No: those Catholics only will be saved who believe and practice what the Church teaches. We teach, indeed, and we firmly believe, that there is no salvation out of the Catholic Church ; yet we do not teach that all who are members of the Catholic Church will be saved. Certainly in our cities and large towns, nay, even in small villages of our great country, may be found many so-called liberal or nominal Catholics, who are no credit to their religion, to their spiritual mother, the Church. Subjected as they were, in the land of their birth, to the restraints imposed by Protestant or quasi-Protestant governments, they feel, on coming here, that they are loosed from all restraint; and forgetting the obedience that they owe to their pastors, to the prelates whom the Holy Ghost has placed over them, they become insubordinate, and live more like non-Catholics than Catholics. The children of these are, to a great extent shamefully neglected, and suffered to grow up without sufficient moral and religious instruction, and to become the recruits of our vicious population. This is certainly to be deplored, but can easily be explained without prejudice to the truth and holiness of the Catholic religion, by adverting to the condition to which those individuals were reduced before coming to this country to their disappointments in a strange land ; to their exposure to new and unlooked-for temptations ; to the fact that they were by no means the best of Catholics, even in their native
countries ; to their poverty, destitution, ignorance, insufficient culture, and a certain natural shiftlessness and recklessness, as well as to the great lack of Catholic schools, churches, and fervent priests. As low and degraded as this class of the Catholic population may be, they are not so low as the corresponding class of non -Catholics in every nation, at the worst, there is always some germ that, with proper care, may be nursed into life, that may blossom and bear fruit. Their mother, the Church, never ceases to warn them to repent, and be cleansed from their sins by the sacrament of penance. If they do not heed the voice of their mother, but continue to live in sin to the end of their lives, their condemnation will be greater than that of those who were born to an inheritance of error, and whose minds have never been penetrated by the light of truth : "That servant," says Jesus Christ, "who knew the will of his Lord, and did not according to his will, shall be beaten with many stripes. But he that knew not, and did things worthy of stripes, shall be beaten with few stripes. And unto whomsoever much is given, of him much shall be required, and to whom they have committed much, of him they will demand the more." (Luke xii, 47, 48.) "Woe to thee, Corozain, woe to thee, Bethsaida, for if in Tyre and Sidon had been wrought the mighty works that have been wrought in you, they would have done penance long ago, sitting in sackcloth and ashes. But it will be more tolerable for Tyre and Sidon at the judgment than for you, and thou, Capharnaum, which art exalted unto heaven, thou shalt be thrust down to hell." (Luke x, 13-15.) To know, then, and to believe the Catholic doctrine, the will of God, is one thing, and to live up to it is another. Hence, "Not the hearers of the law are just before God, but the doers of the law shall be justified." (Rom. ii, 13.) Holy Scripture compares the true faith, sometimes to a buckler, and sometimes to a sword. The buckler protects him only who covers himself with it, and a sword, to be useful to repel an enemy, must be drawn from the scabbard. So it is not mere faith, but its practice, which constitutes its merit, and strength, and reward. The Gospel brought light and death: light to those who practice it, and death to those who neglect its practice. "From the days of John the Baptist until now," says our Lord, "the kingdom of heaven suffereth violence, and the violent bear it away." (Matt, xi, 12.) The difference between the practical and the lukewarm Christian is simply this : the latter regards faith as a matter of fact, but without its consequences, or practical part. He remembers, it is true, from time to time, the great truths of religion : death, judgment, heaven and hell; but he remembers these and other truths, and his duties, only in a superficial manner, he never reflects seriously on them, and for this reason he is never touched by them. No wonder if he continues to walk on the broad road to hell, and is lost. But the practical Christian always tries to walk on the narrow road to heaven. He constantly meditates upon the sacred truths of his religion. Everywhere he carries with him their wholesome impression. The truths of faith animate him in all the details of life. He has for his principle of action the Holy Ghost. the Spirit of Jesus Christ. It is no more he who lives, it is Jesus Christ who lives in him. Accordingly, he judges of the things of this world in the knowledge which Jesus Christ has given us in their regard ; that is, he judges of them even as Jesus Christ himself judges of them. Hence it is that he fears only that which faith teaches him to fear. He desires only those things which faith tells him to wish for, he hopes only for that which faith teaches him to hope for. He loves, or he hates, or he despises, all that faith teaches him to love, or to hate, or to despise. What does he say of the riches of this world ? He says, with Jesus Christ : "Blessed are the poor in spirit, for theirs is the kingdom of heaven" (Matt, v, 3) ; and, "Woe to you that are rich, for you have your consolation." (Luke vi, 24.) What does he say of the honors of this world ? He says, with Jesus Christ : "Woe to you when men shall bless you." (Luke vi, 26.) What does he say of the wisdom of this world ? He says, with St. Paul : "The wisdom of this world is foolishness with God." (1 Cor. iii, 19.) And with Jesus Christ, he says : "Unless you become as little children, you shall not enter the kingdom of heaven." What judgment does he pass upon the pleasures of this world ? He says, with Jesus Christ : "Woe to you that now laugh, for you shall mourn and weep." (Luke vi, 25.) "Watch ye, therefore, because you know not at what hour the Lord will come." (Matt, xxiv, 42.) What judgment does he pass upon old age ? With the Holy Ghost, he says : "Venerable old age is not that of long time, nor counted by the number of years, but a spotless life is old age." (Wisd. iv, 8.) What does he say of the trials, persecutions, and injustices of this world ? He says, with Jesus Christ : "Blessed shall ye be when men shall hate you, and when they shall separate you, and shall reproach you, and cast out your name as evil, for the Son of man s sake. Be glad in that day and rejoice, for behold your reward is great in heaven." (Luke vi, 22.) He watches and prays. He watches over his soul, that no sinful thought may enter there, and should it enter unawares, he casts it out instantly. He watches over his heart, that no sinful affection may possess it. He watches over his eyes, that they may not gaze on any pictures, books or other objects, that could soil the purity of his soul. He watches over his ears, that they may not listen to any immodest words, or words of double meaning. He watches over his tongue, and remembers that his tongue has been sanctified in holy communion, by touching the virginal flesh and blood of Jesus Christ. He watches over his whole body ; for he knows that the body of the good Christian is the temple of the Holy Ghost, consecrated in baptism, and that he who desecrates a holy temple is accursed of God. He is watchful day and night, and avoids the occasions of sin, those persons and places which might be to him an occasion of sin. He also prays often to Jesus. He knows that Jesus is a jealous God, who commands us to call upon him, especially in the hour of temptation, and to receive him often in holy communion. He prays to Mary, the mother of faith, the lovely standard-bearer of all the elect. The very name of Mary is sweet balm to him, which heals and fortifies the soul. The very thought of Mary's purity is a check upon his passions a fragrant rose that puts to flight the foul spirit of uncleanness. Thus he thinks, judges, and acts according to the truths of the Gospel, or the principles of Jesus Christ ; and it is thus that he lives by faith, as St. Paul says. Faith is the life of the just man. It is the life of his intellect, by the truths which enlighten him ; it is the life of his heart, by the sentiments of justice and holiness which it imparts ; it is the life of his works, which it renders meritorious for all eternity ; and this happy life is obtained and enjoyed in the Church Militant of Christ alone in the One Holy Roman Catholic and Apostolic Church, "which Christ so took unto himself, as to make it a partaker of his own divinity. He, therefore, who confesses in God this holy Church is so united to Christ, as to be translated into the whole glory of his divinity the body being united to its head; the Bride (Church) to her Bridegroom, Jesus Christ." (St. Peter Chrysologus, Serm. 57, 58 and 60.)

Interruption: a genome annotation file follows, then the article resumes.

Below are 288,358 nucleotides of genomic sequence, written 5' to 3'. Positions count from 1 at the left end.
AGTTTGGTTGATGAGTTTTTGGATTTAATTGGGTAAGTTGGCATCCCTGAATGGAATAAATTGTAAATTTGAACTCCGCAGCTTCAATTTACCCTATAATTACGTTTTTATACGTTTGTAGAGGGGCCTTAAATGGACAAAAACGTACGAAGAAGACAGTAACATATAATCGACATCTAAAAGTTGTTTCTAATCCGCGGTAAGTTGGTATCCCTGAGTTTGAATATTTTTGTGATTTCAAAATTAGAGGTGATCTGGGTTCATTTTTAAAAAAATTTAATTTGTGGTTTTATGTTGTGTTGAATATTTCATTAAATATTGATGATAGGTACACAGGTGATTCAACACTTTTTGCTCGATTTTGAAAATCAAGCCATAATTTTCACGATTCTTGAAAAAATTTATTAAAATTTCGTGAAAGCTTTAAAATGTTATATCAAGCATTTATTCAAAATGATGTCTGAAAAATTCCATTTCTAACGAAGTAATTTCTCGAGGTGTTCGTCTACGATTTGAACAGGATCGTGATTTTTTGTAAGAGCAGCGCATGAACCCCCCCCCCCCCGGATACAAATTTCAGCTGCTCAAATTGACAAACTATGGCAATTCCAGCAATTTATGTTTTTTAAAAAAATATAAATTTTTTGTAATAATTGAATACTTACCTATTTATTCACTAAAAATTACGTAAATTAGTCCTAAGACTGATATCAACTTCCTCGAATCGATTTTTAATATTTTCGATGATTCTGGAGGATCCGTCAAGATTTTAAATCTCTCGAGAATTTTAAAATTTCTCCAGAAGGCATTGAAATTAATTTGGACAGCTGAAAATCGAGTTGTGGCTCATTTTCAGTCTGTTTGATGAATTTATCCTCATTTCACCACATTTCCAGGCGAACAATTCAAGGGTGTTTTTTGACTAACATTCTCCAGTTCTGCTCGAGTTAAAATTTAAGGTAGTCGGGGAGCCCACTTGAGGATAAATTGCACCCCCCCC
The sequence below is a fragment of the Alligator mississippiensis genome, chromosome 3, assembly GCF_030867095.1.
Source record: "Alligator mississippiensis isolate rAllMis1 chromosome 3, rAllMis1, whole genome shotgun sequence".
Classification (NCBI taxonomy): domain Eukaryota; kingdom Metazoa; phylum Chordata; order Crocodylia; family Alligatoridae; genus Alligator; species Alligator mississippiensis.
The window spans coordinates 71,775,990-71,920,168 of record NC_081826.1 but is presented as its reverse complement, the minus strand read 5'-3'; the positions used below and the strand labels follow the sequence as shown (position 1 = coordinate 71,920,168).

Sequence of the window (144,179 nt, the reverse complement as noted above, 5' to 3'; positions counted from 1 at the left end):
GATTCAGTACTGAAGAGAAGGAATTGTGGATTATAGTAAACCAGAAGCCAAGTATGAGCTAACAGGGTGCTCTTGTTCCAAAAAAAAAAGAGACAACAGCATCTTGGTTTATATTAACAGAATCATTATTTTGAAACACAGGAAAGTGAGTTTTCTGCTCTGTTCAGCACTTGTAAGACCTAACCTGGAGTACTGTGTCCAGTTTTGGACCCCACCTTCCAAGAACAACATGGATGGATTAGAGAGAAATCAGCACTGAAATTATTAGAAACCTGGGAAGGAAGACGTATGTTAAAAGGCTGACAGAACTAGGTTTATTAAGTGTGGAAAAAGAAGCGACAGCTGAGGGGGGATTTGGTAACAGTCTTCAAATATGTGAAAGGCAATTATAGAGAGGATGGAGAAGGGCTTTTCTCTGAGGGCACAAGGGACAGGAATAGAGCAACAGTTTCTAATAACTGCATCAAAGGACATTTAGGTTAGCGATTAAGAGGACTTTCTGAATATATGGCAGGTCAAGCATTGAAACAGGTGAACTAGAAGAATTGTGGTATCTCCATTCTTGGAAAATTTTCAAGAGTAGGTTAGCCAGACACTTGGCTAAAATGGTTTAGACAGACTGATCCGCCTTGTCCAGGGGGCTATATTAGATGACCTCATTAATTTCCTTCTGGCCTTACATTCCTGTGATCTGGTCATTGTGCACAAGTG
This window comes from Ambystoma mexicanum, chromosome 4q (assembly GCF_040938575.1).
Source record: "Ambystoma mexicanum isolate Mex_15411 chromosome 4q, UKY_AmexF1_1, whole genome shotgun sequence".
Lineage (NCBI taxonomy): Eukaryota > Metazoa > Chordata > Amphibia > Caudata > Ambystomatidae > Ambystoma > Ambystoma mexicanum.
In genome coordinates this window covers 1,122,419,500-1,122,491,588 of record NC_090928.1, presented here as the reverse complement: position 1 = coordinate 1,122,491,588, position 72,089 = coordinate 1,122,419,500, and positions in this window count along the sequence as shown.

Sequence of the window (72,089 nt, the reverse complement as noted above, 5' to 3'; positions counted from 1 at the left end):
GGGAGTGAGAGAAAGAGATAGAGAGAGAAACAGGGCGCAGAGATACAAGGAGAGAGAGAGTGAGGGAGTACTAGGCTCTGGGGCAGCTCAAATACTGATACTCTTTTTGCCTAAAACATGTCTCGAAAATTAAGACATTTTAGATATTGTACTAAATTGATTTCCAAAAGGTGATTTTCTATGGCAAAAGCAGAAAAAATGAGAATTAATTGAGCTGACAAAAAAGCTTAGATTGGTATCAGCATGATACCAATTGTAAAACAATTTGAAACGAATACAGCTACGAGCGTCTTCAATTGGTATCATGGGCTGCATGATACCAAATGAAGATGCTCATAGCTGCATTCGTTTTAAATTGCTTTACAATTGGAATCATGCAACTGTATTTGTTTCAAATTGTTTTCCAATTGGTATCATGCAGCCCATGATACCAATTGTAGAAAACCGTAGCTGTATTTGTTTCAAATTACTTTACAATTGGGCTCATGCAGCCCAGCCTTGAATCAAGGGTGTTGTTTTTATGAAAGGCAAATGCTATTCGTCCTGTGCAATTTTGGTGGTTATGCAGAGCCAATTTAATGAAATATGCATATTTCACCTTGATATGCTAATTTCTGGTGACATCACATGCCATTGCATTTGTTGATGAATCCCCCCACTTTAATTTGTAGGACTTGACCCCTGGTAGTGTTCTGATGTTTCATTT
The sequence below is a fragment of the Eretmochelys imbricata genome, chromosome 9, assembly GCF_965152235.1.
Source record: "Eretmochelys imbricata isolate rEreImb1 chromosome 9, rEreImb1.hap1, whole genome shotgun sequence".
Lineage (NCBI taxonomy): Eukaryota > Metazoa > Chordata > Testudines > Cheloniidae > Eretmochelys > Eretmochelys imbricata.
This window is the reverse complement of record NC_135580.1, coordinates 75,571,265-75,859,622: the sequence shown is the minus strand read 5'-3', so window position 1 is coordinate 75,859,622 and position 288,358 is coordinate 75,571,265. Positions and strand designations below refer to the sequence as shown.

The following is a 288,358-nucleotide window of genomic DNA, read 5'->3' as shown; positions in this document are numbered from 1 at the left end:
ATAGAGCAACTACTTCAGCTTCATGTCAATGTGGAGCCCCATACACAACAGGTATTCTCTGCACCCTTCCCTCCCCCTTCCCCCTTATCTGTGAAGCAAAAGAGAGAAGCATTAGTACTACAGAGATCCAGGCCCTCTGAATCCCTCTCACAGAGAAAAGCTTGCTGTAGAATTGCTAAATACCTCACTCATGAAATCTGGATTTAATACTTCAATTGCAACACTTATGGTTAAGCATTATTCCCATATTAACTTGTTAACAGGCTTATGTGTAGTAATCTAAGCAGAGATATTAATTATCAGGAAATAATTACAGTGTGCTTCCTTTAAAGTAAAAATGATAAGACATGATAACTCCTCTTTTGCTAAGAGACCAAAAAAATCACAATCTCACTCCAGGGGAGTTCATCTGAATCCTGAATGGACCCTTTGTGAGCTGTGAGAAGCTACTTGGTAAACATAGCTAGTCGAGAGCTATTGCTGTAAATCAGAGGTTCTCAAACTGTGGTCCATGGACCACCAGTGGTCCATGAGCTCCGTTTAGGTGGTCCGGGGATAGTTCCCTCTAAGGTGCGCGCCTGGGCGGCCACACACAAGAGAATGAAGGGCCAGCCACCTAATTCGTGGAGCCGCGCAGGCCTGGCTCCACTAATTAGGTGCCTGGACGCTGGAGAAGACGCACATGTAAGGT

To be continued . . . . . . . . . . . .